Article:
Be flexible once you quit
You don't have to make a clean break from the working world - working part time can ease the transition.
NEW YORK (Money Magazine) -- Making your money last through decades of retirement requires, first of all, a mental adjustment. You must make the transition from career mode, where the prospect of future raises allows a somewhat freespending lifestyle, to retirement mode, which requires more caution.
Pam Reynolds, 58, who retired from IBM after a 30-year career, is grappling with that adjustment now. When she left Big Blue five years ago, Reynolds was making $200,000. Today, she's living mostly off her $54,000-a-year pension.
"Before I didn't have to stop and think about what I was going to buy," she says. "That's been the biggest change in retirement - trying to trim my spending."
One solution: Make a virtue of free time."The jobs I used to 'outsource' when I was working - gardening, housework, washing the car - I now do myself," she says.
Reynolds has a cushion of about $600,000, mostly in retirement accounts, that she plans to tap later. To give herself more maneuvering room, she's considering working part time as a marketing consultant for a local charity.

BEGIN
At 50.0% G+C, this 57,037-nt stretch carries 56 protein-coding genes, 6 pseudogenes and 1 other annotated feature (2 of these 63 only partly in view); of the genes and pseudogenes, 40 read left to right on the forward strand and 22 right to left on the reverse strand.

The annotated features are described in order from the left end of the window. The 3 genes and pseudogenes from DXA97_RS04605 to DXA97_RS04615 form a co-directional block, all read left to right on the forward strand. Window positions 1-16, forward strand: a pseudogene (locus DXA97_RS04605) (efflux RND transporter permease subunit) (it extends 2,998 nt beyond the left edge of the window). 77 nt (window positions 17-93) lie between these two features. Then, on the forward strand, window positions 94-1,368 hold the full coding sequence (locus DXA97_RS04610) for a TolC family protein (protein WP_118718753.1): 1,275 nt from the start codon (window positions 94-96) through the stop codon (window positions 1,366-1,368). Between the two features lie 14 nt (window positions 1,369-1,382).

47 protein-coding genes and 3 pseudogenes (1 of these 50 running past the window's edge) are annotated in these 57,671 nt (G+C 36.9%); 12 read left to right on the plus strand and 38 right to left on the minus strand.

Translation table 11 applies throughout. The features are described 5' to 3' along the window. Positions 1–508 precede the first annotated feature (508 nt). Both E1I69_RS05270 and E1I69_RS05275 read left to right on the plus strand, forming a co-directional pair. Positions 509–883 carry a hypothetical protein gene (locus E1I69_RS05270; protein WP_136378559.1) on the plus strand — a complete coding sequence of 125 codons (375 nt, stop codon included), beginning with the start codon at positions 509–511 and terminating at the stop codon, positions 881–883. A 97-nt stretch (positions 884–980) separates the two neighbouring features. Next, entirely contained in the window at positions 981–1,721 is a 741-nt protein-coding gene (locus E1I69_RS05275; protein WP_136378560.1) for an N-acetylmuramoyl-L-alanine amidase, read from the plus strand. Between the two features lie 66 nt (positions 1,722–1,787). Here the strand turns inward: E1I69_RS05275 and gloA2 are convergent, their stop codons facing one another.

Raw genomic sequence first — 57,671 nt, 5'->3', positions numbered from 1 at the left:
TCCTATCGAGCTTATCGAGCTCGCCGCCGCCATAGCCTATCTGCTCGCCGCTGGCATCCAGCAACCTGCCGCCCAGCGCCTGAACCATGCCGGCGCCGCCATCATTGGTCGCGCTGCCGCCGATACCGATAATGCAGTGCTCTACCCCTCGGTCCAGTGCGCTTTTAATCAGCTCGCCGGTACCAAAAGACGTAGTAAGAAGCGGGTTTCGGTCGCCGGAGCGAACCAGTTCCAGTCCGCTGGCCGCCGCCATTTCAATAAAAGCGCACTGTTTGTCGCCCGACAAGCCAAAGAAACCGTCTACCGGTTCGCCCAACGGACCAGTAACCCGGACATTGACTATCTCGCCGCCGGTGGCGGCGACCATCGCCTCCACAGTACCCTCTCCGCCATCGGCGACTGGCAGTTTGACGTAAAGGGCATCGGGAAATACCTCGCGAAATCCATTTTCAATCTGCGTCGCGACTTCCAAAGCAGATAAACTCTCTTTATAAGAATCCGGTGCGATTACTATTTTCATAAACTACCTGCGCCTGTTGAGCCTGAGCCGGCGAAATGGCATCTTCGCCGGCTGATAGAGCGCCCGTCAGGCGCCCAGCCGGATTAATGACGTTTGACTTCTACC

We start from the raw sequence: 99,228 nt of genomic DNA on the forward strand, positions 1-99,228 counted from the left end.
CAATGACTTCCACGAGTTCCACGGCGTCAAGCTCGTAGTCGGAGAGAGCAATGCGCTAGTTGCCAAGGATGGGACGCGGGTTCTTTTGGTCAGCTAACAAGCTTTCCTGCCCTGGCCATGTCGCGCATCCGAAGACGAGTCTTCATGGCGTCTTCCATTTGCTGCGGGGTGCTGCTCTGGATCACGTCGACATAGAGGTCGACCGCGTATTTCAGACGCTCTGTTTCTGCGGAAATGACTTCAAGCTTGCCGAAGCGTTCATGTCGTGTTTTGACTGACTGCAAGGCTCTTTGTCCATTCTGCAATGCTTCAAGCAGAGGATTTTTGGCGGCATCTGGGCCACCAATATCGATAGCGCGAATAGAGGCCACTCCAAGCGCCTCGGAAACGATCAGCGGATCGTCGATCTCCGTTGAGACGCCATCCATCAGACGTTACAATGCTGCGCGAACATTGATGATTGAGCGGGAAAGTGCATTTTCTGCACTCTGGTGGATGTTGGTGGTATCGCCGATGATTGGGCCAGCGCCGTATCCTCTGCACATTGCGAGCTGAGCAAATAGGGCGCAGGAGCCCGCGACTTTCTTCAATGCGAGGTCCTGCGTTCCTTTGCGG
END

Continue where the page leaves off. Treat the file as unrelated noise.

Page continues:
"It will give me more cash flow until I start drawing on my retirement accounts," she says.
That kind of attention to how you'll stretch out your investment portfolio is especially crucial for early retirees.
As a rule of thumb, if you limit the initial payout from your savings to 4 percent (or less), odds are high that your savings will last for 30 to 40 years, even if you increase your withdrawal each year to keep up with inflation.
That 4 percent figure isn't etched in stone. If you run into a big market meltdown early in retirement, you could run short even with a 4 percent withdrawal rate. On the other hand, if the stock market cruises along, you'll probably be able to spend more.
You improve your chances of keeping the money flowing if you manage your taxes and investment strategy as wisely as your spending. In most cases, you'll first want to use up savings that have already been taxed (like ordinary bank and brokerage accounts) and let tax-deferred accounts like IRAs and 401(k)s keep growing.
And never stop investing aggressively: You still need a healthy dose of stocks even after you leave your job so that you can keep up with inflation. If you retire at, say, 55, keep roughly 60 percent of your portfolio in stocks and then gradually reduce that percentage as you age, perhaps lowering it to 30 percent or so by the time you're in your late seventies.
In the end, early retirement really comes down to choices: When to leave your career, how to balance downtime with work, and how to manage your resources so you have financial security.
But the sooner you plan for it - and the more you save during your career - the more appealing those choices will be.